Vespa Hour in Naples
David Killick explores Naples and surrounds, and finds a city where life is lived to the full, despite being beset by serious problems including a crippling rubbish strike.
Every evening in Naples at dusk - which falls in late summer between 6pm and 7pm - is Vespa hour. Vespa, meaning the ubiquitous Italian motor scooter, invented after World War 2 as a means of cheap universal transport, widely imitated, and still going strong 60 years later.
Whole families - Dad, Mum, and one or two kids, some barely more than babies - squeeze onto a scooter and tear at speed through the narrow cobbled streets of “Spaccanapoli”, or old Naples. The youngest child we saw actually had a sucker in its mouth. Helmets are strictly optional. As many of the scooters are two-stroke models, fumes fill the air and they make quite a racket. Unlike Christchurch’s “boy racers”, however, these scooteristas are not threatening. They are just out for a fun time – they are families, after all. I have a Vespa myself (a 150cc four-stroke), and wouldn’t have minded zipping through the streets as well.
Nowhere did we feel unsafe. Most tourists keep away from the narrow streets that climb northwards from the city centre, but we found them great to explore – and we also found some clothing bargains in the night market.
In fact, crossing the street in Naples actually feels safer than it does in Christchurch. They have real crossings, not “pedestrian refuges”. Just step out and cars stop for you.
But over the last year, a most unwelcome problem has gripped the city: rubbish. Because of conflict between the Camorra, the local mafia, and the authorities, piles of rotting rubbish have been left piling up in the streets. Prime Minister Silvio Berlusconi, the army, and even the EU have become involved. Prospective tourists have voiced their concern on Internet forums. At the time of writing, it’s unclear whether the rubbish mountains have now been completely cleared – it would pay to check before going.
It would be a shame to miss this lively and colourful Italian city, so different from its elegant and richer northern counterparts. It’s a lot cleaner than it used to be – Naples only got a sewerage system about 30 years ago – and a new subway is fast and efficient (easier, really, than driving or scootering.)
Naples boasts magnificent churches – seemingly every other building in the old town. There are also lots of antique shops. Historic prints are interesting, and packable. The splendid Archaeological Museum is packed with art and Roman artifacts, many of them uncovered from the ruins of Pompeii and Herculaneum, destroyed by the eruption of Mount Vesuvius in AD79.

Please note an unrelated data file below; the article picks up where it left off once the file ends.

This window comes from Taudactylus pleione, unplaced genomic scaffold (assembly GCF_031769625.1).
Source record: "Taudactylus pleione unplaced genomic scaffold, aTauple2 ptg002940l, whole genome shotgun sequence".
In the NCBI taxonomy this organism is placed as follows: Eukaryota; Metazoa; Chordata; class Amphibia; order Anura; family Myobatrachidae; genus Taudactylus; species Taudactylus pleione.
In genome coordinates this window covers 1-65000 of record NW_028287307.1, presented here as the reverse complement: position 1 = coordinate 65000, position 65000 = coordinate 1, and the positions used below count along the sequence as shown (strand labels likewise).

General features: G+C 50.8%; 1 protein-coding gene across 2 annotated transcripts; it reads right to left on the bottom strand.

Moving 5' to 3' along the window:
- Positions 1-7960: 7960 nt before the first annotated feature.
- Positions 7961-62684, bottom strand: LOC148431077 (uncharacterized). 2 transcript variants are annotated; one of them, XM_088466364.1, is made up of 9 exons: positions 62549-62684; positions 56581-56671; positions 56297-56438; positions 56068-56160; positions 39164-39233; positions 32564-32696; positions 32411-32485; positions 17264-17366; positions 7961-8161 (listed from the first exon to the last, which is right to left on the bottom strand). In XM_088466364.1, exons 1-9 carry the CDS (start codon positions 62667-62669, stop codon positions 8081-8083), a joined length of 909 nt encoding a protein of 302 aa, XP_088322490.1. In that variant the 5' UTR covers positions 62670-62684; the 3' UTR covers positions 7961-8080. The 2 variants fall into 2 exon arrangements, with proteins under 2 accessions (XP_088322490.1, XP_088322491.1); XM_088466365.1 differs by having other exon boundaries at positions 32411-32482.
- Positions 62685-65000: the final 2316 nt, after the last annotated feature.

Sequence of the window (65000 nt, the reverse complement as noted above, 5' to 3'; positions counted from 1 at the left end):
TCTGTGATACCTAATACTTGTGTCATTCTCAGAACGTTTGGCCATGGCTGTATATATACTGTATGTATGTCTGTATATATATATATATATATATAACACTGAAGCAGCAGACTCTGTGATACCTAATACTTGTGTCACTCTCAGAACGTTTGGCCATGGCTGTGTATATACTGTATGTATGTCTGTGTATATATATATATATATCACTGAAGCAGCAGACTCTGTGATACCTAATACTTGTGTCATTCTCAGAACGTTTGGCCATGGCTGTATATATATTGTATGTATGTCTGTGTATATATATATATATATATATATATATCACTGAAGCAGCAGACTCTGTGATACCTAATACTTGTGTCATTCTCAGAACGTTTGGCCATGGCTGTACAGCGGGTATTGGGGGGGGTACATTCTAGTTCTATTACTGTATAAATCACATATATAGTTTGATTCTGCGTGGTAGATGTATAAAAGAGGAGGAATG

The still smoldering mound of the volcano broods over the bay, and for an evocative day trip, Pompeii is a short train ride away. You can marvel at the original graffiti, step inside old villas and see paintings and unworn marble kitchen benchtops, visit the famous House of the Fawn and the brothel with its explicit drawings, and gaze at the pitiful plaster casts of corpses, frozen in their dying moments postures when the eruption overtook them.
Another day trip takes you by boat to Sorrento. It’s a charming clifftop town, but sadly it’s totally overrun by English package tourists. Their experience of authentic Italian life entails block booking the hotels, eating the same food, and paying 10 euros for the privilege of a tiny space on a rocky beach. Incredible! We could have hired a scooter for a road trip south along the Amalfi coast, but ran out of time.
Eating is easy. Supermarkets abound but are well hidden. Just follow the shopping bag-laden locals. Wine and cheese are cheap. Pizzerias sell the real thing: Naples is where it was invented. Pizza Margherita was made in 1889 to honour the queen, its basil, mozzarella, and tomato toppings imitating the green, white and red of the Italian flag. Cake and pastry shops are irresistible. We got hold of some pizza and cake and lugged them back to our hotel roof deck. We washed them down with a bottle of Lacrimi Christi, “Christ’s Tears”, a white wine from the slopes of Mount Vesuvius. More touristy restaurants are some way away from Old Naples.
Unfortunately, Italian prices have rocketed ever since the introduction of the euro, even in the south; hotels such as the Costantinopoli 123 (check name), where we stayed, will set the traveller back as much as 220 euros a night (the most we paid on our European trip.) But comfort, safety and security, a pool, roof deck, tasteful décor and a decent breakfast were worth paying for.
Naples is easily reached in about two hours by train from Rome.